Total Quality Management
This strategy is lovingly known at TQM, but it’s not very common anymore. TQM focuses on customer satisfaction and requires involvement from all employees. By focusing on the customer, you’ll make improvements in your process based on facts and communication.
Kaizen is the Japanese word for “continuous improvement.” It focuses on making consistent, small changes and enhancements that lead to big results.
What are the steps for process improvement?
As you can see, there are many ways to shake up your business processes. The terminology differs, but ultimately, each methodology comes down to the same core elements. But there’s one step that often gets left out on the curb. And we get it! The first five steps are tough enough. Hey, any change is a challenge. But committing to this sixth step ensures that the first five weren’t for nothing.
This is how to continuously improve your business:
Step 1: Discover
The first step is acknowledging where your processes could use some help. This doesn’t have to get too far into the weeds, but having a good idea of where your business sees hiccups is necessary. Many businesses will bring in a consultant to start high-level, learn your entire process, and leave no stone unturned. Now, they can also use technology to quicken the process and understand your processes more thoroughly.
Step 2: Measure
Once you’ve uncovered where your processes need adjusting, it’s time to measure. This step will help you prioritize where you’ll need to put in the most effort and which processes should be changed first. These markers will also serve as initial benchmarks, so you’ll understand whether your new course of action is making a difference.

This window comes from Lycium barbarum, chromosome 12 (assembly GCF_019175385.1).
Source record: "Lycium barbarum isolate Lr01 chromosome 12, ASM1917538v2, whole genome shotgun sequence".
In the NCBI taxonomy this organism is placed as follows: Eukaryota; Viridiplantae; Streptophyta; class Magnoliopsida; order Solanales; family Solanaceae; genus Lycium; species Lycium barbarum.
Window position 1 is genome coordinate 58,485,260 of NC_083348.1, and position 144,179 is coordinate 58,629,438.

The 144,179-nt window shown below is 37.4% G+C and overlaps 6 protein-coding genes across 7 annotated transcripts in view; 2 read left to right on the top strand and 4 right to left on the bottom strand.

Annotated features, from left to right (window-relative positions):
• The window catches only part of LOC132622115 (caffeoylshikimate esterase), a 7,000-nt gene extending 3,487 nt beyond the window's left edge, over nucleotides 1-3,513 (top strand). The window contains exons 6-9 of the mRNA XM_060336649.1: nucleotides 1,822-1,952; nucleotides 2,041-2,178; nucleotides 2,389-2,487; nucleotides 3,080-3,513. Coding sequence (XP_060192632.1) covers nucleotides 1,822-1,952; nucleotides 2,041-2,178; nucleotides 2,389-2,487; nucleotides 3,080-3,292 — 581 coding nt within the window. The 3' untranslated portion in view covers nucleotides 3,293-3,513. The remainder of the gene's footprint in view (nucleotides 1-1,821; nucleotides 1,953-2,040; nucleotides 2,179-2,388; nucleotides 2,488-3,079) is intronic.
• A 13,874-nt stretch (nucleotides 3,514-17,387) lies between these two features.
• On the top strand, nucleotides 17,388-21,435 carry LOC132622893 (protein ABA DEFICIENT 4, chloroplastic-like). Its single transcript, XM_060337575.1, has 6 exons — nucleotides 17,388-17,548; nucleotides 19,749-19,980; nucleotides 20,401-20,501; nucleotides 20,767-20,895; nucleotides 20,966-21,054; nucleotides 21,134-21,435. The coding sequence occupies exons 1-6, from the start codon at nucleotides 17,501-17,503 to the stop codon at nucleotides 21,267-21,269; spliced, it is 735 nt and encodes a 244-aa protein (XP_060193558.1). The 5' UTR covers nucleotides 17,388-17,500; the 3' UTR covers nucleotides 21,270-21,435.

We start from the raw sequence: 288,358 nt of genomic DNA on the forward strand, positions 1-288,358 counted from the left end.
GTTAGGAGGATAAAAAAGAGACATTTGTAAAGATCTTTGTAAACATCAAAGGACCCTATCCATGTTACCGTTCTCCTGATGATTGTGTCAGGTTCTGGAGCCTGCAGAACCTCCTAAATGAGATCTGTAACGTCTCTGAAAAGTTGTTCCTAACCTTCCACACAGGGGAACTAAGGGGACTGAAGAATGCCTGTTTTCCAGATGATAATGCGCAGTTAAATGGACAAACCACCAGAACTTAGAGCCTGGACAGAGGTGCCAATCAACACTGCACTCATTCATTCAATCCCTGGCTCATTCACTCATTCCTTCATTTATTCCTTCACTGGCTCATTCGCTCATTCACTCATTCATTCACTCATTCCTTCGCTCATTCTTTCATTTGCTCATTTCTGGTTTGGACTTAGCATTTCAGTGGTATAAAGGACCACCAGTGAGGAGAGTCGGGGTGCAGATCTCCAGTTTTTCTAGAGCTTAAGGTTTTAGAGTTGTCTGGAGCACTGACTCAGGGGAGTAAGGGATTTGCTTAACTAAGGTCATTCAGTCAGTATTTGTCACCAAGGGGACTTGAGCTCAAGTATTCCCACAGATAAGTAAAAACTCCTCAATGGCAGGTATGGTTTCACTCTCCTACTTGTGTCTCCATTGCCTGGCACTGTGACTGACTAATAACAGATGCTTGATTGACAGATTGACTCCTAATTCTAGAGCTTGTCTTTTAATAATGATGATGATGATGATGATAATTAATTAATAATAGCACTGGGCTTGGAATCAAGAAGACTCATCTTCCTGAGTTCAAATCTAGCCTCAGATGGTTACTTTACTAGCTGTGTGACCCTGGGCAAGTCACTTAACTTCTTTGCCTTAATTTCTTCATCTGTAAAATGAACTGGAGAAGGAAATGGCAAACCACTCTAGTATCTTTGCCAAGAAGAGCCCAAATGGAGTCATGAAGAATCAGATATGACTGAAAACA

Step 3: Analyze
This is where you’ll have to do some soul searching. Do you understand the most crucial needs of your business? What metrics are most important for your organization?
Combining these questions with your findings will help determine the direction you’ll need to take. Keep in mind that process improvement is unique to your organization and will look different depending on your industry or departments.
Step 4: Transform
This is where your hard work becomes actionable. After discussing new methods with stakeholders, it’s time to implement them and start transforming your business. You may have determined you need more automation or you’ve found processes that no longer serve your business.
As these new changes unfold, remember to monitor them closely and continue to gather data on your key metrics.
Step 5: Assess
After your first round of changes, it’s time to go back and assess your progress. Sometimes your process is already good, but outside challenges like lengthy setups, resistance from team members, or under-communicating your initiatives can cause setbacks.
Here is where you can revisit your benchmarks. Those will be crucial in determining whether your process actually failed or if it was caused by outside forces.
Step 6: Repeat (The most important one!)
Process improvement isn’t a once-in-a-lifetime task. It’s a continuous exercise that should be repeated as trends, technology, and your business evolve. After you’ve gone through the process once, it’ll be easier for you to repeat and make the necessary changes to ensure your business thrives, whatever comes your way.
Just think of all the time you’ll save by not putting out small fires so regularly. Maybe you’d even have time to take on a fun new hobby. You know, it’s never too late to hop on that sourdough trend.